Saudi Arabia’s top diplomat in India talks amid fears of new Taliban repression

Saudi FM Prince Faisal bin Farhan and India’s FM Subrahmanyam Jaishankar meet in New Delhi. (@DrSJaishankar)
Saudi FM Prince Faisal bin Farhan and India’s FM Subrahmanyam Jaishankar meet in New Delhi. (@DrSJaishankar)
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Updated 20 September 2021

Saudi Arabia’s top diplomat in India talks amid fears of new Taliban repression

Saudi Arabia’s top diplomat in India talks amid fears of new Taliban repression
  • Expert says Prince Faisal’s visit “very significant” amid political changes in the region
  • New Delhi urges Riyadh to resume flights as two officials discuss COVID-19 challenges, trade and bilateral ties


NEW DELHI: Saudi Foreign Minister Prince Faisal bin Farhan held talks with the Indian foreign minister in New Delhi on Sunday amid growing fears of a return to a repressive Taliban regime in Afghanistan.

The two men had what India’s Foreign Minister S. Jaishankar described as a “very useful exchange of views on Afghanistan” in a “cordial and productive meeting.”

Saudi Arabia's top Saudi diplomat arrived in New Delhi for a two-day visit on Saturday and is expected to call on Prime Minister Narendra Modi on Monday.

It was the first high-level visit by a Saudi minister to India since the COVID-19 outbreak and subsequent travel curbs early last year.

“(It) was a cordial and productive meeting with (the) Saudi foreign minister,” Jaishankar said in a Twitter post on Sunday after the meeting at Hyderabad House in New Delhi.

Prince Faisal’s visit comes amid the recent political changes in Afghanistan after the Taliban’s return to power last month, marking the first official interaction between the two allies.

“Very useful exchange of views on Afghanistan, the Gulf and the Indo-Pacific,” Jaishankar said.




Saudi FM Prince Faisal bin Farhan and India’s FM Subrahmanyam Jaishankar meet in New Delhi. (@DrSJaishankar)

New Delhi had previously cultivated a close relationship with Ashraf Ghani, the Afghan president who fled the country when the Taliban swept into Kabul on Aug. 15.

“Saudi Arabia and India have shared concerns as to whether Afghanistan will become a sanctuary for extremists because then it would become extremely dangerous for the neighborhood as a whole,” Talmiz Ahmad, former Indian Ambassador to Saudi Arabia, told Arab News.

“It’s natural that both the close partners would discuss Afghanistan. It reflects very close relations that India and Saudi Arabia have established with each other.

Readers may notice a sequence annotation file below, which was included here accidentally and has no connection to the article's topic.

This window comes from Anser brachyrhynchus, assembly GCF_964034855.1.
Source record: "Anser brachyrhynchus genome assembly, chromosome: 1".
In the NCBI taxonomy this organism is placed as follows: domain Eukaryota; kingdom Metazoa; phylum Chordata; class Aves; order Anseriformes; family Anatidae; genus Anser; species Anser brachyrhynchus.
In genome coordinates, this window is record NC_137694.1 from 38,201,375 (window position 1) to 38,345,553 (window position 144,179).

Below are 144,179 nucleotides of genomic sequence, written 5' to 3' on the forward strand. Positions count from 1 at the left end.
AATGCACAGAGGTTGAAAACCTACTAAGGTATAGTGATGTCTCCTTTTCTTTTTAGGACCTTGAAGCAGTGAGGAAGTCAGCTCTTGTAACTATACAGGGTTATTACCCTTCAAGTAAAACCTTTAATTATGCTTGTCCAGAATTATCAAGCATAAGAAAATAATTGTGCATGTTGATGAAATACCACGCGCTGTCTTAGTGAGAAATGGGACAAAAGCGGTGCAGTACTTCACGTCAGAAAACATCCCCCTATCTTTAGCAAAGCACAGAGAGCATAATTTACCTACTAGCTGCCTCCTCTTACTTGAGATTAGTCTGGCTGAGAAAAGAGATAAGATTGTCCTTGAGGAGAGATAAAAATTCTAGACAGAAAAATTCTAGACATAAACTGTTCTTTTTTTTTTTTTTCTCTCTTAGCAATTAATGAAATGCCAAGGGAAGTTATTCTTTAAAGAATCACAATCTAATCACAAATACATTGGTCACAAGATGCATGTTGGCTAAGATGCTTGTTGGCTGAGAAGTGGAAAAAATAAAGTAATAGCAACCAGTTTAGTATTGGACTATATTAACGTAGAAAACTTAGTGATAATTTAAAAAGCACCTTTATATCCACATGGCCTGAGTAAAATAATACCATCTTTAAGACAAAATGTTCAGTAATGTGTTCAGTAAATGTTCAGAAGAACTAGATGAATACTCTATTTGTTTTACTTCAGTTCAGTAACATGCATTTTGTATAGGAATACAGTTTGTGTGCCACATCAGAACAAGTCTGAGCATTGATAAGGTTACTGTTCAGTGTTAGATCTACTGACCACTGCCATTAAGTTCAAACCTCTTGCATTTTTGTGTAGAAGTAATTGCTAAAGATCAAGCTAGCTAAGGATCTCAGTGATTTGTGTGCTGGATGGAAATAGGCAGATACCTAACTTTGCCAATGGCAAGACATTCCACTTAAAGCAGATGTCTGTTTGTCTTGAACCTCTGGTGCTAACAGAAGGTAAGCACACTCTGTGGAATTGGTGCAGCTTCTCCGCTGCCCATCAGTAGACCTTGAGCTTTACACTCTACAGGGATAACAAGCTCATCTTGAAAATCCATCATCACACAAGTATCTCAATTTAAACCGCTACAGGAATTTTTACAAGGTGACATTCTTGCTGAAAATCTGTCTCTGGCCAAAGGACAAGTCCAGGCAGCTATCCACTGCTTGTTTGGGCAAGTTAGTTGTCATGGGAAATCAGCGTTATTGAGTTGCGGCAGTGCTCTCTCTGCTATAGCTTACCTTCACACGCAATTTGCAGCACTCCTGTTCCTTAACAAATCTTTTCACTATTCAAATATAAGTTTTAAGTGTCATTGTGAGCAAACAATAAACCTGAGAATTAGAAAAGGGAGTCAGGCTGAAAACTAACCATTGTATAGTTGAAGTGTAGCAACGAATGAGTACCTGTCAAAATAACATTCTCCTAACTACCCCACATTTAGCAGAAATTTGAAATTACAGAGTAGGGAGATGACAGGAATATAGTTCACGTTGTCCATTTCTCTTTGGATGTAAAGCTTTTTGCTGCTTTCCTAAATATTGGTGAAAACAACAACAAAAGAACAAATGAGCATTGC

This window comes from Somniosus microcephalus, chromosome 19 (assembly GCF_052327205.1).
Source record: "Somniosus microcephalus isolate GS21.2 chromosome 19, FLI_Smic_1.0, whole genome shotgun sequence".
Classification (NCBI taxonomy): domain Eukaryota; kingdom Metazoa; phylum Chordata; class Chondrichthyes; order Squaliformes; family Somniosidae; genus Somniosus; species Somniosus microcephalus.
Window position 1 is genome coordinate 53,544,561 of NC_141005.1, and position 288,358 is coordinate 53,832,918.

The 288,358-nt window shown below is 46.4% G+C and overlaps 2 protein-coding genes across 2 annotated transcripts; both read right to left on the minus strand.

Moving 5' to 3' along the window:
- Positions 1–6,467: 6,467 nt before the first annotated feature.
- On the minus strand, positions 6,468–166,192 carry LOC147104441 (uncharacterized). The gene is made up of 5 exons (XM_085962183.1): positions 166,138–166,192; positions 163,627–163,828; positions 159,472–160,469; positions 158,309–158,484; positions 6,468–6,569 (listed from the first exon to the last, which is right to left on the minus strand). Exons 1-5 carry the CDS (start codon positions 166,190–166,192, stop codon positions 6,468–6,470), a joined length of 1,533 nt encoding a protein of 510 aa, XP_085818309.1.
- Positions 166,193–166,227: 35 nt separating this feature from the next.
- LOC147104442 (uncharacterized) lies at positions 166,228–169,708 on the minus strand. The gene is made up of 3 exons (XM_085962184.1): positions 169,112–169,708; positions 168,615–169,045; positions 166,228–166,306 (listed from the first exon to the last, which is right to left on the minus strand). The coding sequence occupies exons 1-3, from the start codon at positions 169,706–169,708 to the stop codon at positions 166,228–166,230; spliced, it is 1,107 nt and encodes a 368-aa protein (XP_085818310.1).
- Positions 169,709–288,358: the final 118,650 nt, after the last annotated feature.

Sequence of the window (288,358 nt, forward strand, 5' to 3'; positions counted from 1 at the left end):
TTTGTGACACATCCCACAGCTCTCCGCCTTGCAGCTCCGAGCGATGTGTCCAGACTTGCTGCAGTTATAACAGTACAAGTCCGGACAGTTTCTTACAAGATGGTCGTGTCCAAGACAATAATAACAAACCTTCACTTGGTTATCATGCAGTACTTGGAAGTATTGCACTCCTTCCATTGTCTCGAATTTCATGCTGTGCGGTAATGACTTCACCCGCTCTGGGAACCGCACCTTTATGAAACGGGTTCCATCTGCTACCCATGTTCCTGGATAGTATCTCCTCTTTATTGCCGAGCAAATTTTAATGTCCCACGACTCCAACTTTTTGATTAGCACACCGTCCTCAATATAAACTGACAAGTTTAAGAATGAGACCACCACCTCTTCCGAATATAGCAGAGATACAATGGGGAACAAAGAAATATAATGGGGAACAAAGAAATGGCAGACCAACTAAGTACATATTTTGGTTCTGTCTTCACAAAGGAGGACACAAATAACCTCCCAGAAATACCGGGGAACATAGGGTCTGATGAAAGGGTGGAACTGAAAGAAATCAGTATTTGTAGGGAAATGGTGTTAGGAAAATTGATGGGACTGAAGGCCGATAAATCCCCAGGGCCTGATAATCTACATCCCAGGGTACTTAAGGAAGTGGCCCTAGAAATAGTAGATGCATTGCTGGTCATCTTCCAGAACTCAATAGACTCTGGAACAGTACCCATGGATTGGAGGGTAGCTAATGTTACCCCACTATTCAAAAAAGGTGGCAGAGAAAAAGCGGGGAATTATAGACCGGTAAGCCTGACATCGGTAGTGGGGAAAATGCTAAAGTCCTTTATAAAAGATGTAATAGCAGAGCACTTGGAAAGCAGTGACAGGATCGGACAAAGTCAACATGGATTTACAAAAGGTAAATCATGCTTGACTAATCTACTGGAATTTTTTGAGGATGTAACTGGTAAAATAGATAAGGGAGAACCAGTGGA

“We now have a strategic council at the apex level. Therefore, the relationship that began with cooperation on counterterrorism has now become a very strong and deep strategic partnership.”

Return to repression

Despite promises by the Taliban that their new administration would be different from their hard-line Islamist regime in the late 1990s, a series of rulings by their interim government has raised fears of a return to repression, particularly of women.

About two dozen female activists protested outside the former women’s ministry on Sunday after it was closed by the Taliban and replaced by the Ministry for Promotion of Virtue and Prevention of Vice, the group’s moral police.

Female staff said they had been trying to return to work at the ministry for several weeks, but had been told to go home. 

“The Ministry of Women’s Affairs must be reactivated,” said Baseera Tawana, one of the protesters. “The removal of women means the removal of human beings.”
Another protester, Taranum Sayeedi, said: “The women of Afghanistan today are not the women of 26 years ago.”

The new Taliban mayor of Kabul on Sunday ordered female city employees to stay at home, except those whose work could not be done by men.

Marzia Ahmadi, a rights activist and government employee, demanded that the Taliban reopen public spaces to women. “It’s our right,” she said. “We want to talk to them. We want to tell them that we have the same rights as they have.”




Afghan activists demonstrate in front of the former Ministry of Women Affairs in Kabul on Sept. 19, 2021, to demand better rights for women. (Photo by Bulent Kilic / AFP)